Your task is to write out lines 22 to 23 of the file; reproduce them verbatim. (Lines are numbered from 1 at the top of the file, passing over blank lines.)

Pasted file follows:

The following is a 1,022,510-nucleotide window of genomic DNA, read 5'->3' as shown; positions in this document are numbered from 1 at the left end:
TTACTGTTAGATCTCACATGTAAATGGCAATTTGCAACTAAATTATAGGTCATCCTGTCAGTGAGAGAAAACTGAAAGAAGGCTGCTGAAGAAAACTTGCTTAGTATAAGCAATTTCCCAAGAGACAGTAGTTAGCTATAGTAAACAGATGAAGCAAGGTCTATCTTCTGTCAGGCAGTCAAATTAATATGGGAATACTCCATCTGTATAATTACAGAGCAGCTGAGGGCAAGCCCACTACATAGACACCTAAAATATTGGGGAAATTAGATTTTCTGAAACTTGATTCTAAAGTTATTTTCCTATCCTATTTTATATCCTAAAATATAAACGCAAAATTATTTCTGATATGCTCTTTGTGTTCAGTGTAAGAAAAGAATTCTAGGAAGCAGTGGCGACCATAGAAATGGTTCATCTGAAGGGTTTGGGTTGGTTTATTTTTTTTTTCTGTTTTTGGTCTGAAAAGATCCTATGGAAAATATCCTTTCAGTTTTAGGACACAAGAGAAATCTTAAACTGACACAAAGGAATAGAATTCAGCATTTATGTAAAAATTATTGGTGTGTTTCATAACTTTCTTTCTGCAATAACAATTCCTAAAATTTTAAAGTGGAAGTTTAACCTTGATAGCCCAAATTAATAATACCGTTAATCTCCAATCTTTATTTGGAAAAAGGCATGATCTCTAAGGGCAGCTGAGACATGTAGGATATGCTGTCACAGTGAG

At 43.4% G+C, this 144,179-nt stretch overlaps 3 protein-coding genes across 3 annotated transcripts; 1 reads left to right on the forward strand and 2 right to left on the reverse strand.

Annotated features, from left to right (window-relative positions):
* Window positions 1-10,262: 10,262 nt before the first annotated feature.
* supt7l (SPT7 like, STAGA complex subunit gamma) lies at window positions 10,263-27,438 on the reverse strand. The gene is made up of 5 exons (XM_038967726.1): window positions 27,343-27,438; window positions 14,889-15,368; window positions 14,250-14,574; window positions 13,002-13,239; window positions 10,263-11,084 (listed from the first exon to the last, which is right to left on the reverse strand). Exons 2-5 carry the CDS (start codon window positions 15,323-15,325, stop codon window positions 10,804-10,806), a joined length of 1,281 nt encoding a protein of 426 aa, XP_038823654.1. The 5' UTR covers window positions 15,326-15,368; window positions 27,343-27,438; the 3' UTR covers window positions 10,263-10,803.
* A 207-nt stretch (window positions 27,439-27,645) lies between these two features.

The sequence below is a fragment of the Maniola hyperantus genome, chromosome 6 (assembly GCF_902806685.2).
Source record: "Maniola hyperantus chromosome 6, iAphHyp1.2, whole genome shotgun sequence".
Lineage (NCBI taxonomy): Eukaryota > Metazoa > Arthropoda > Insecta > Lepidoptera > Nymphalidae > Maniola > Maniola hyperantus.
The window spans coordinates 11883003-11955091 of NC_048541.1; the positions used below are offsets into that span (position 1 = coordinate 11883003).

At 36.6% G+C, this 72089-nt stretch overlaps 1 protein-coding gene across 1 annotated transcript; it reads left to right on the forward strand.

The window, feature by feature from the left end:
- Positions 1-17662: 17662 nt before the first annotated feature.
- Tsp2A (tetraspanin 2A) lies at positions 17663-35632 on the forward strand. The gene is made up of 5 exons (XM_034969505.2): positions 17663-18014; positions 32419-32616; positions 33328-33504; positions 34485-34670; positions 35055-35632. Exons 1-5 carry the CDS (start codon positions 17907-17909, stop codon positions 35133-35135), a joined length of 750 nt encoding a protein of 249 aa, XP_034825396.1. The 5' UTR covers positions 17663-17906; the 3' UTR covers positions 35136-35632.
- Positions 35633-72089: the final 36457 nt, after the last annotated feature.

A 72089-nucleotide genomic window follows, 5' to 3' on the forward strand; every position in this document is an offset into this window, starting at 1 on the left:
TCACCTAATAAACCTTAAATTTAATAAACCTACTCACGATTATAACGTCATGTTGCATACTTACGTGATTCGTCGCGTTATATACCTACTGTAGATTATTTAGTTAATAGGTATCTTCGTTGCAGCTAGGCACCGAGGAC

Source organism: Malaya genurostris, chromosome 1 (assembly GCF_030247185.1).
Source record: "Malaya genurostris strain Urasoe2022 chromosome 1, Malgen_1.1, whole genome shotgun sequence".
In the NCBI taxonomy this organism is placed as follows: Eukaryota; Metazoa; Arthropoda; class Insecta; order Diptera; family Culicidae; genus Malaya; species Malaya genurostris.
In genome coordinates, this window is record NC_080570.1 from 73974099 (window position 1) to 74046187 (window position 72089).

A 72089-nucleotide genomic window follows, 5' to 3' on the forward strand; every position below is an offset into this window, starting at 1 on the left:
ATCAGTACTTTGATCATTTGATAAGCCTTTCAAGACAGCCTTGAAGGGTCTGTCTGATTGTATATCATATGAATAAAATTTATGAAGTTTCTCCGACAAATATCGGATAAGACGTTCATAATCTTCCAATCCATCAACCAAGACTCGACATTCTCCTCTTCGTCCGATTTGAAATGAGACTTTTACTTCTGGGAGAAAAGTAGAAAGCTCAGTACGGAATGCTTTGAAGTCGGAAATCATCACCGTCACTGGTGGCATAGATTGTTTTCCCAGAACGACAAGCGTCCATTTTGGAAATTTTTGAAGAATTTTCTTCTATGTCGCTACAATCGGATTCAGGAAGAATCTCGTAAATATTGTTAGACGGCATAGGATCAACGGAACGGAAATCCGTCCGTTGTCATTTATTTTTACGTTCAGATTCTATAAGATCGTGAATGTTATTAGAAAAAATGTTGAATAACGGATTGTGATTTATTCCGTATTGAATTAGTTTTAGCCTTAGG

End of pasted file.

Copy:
In genome coordinates, this window is record NC_080570.1 from 73974099 (window position 1) to 74046187 (window position 72089).

A 72089-nucleotide genomic window follows, 5' to 3' on the forward strand; every position below is an offset into this window, starting at 1 on the left: